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Heightening tension to tighten control

North Korea has a long list of provocative acts against South Korea, which were aimed at tightening internal control by raising tensions on the Korean Peninsula.

The sinking of a South Korean naval vessel and the bombardment of Yeonpyeong Island last year, which claimed 50 lives, were the latest in a series of strikes the North has launched against its southern neighbor for decades.

Since being anointed successor to his father, North Korea’s founder Kim Il-sung in 1974, Kim Jong-il was believed to have masterminded provocations against South Korea until he died in December. He took power in 1994 following the death of his father.

Three North Korean agents blew up a state mausoleum in Myanmar in 1983, killing 17 top South Korean officials accompanying President Chun Doo-hwan as he visited the Southeast Asian nation. A duo of agents from Pyongyang planted a bomb on a South Korean passenger plane in 1987, which blew up over the Indian Ocean, killing all 115 people aboard.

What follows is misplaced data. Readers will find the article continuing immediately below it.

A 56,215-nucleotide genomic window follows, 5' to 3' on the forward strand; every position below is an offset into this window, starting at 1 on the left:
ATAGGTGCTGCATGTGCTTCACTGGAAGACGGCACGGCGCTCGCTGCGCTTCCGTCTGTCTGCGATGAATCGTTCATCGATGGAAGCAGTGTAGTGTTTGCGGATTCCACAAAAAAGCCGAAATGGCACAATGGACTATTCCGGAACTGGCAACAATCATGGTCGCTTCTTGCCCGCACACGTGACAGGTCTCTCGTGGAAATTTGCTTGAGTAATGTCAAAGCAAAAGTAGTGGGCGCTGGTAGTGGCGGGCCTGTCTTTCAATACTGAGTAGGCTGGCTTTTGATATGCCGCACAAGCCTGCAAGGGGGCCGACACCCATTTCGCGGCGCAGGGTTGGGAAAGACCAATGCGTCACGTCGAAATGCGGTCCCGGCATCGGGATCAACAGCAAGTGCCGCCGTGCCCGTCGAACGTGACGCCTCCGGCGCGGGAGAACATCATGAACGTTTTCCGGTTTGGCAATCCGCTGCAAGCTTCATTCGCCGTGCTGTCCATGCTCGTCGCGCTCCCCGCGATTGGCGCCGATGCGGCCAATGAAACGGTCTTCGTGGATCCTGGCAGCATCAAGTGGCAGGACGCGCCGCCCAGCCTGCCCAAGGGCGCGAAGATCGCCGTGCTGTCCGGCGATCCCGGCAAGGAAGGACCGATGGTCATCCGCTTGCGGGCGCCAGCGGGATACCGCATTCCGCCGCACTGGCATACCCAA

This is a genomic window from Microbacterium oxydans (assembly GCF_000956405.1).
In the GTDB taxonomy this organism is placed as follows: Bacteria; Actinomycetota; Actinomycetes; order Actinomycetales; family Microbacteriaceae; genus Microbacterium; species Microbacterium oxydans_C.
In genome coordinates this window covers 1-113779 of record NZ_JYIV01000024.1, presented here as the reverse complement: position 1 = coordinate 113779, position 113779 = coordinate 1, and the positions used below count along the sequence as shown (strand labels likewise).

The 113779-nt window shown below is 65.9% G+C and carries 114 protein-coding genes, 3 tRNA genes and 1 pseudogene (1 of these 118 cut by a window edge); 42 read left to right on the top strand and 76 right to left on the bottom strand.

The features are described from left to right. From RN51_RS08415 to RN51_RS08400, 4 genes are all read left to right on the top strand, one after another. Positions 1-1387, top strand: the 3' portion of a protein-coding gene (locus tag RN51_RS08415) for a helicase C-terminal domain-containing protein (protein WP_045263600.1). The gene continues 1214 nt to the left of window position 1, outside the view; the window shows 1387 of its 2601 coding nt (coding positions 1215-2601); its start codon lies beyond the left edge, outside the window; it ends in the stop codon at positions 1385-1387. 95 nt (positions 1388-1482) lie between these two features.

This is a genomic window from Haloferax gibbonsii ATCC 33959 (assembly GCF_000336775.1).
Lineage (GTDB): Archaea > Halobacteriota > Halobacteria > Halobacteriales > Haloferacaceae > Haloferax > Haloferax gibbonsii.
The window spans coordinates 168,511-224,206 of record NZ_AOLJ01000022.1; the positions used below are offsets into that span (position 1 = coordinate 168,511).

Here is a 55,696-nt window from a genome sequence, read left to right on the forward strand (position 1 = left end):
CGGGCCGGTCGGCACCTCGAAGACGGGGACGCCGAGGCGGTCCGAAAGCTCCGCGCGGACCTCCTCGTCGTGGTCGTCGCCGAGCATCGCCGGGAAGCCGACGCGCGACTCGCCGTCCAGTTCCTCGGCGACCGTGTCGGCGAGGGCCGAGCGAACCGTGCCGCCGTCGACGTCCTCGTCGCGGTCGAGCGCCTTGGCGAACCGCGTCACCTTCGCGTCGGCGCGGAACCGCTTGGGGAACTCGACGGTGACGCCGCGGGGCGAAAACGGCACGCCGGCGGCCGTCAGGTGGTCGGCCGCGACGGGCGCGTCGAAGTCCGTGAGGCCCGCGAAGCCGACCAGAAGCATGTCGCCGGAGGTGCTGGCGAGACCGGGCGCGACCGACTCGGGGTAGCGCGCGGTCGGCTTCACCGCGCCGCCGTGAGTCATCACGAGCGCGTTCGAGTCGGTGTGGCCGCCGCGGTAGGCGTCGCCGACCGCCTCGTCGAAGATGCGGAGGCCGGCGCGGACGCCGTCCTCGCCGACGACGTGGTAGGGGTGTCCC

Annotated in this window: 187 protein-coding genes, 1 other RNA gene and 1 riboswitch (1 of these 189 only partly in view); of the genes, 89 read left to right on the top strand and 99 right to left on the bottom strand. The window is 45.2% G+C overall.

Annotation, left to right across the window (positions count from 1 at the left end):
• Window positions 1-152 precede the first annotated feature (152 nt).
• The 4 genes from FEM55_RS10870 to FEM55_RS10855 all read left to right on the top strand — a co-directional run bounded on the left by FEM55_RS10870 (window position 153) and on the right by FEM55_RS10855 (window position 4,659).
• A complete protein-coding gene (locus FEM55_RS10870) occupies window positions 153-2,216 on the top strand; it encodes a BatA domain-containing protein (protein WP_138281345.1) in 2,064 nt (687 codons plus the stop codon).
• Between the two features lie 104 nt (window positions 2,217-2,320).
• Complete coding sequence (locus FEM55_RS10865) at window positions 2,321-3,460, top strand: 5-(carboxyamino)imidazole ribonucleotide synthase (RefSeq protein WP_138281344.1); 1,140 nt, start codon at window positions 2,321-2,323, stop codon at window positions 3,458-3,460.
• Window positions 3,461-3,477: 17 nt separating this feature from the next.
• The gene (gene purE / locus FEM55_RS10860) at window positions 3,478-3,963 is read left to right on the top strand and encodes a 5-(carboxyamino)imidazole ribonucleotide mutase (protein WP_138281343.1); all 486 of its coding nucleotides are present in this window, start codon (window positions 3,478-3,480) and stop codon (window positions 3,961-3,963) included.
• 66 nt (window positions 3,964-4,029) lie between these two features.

Experts here believe last year’s provocations near the Northern Limit Line in the West Sea were connected to the bolstering of the military credentials of Kim Jong-un, the youngest son and successor of the deceased North Korean dictator.

By Kim Kyung-ho (khkim@heraldcorp.com)
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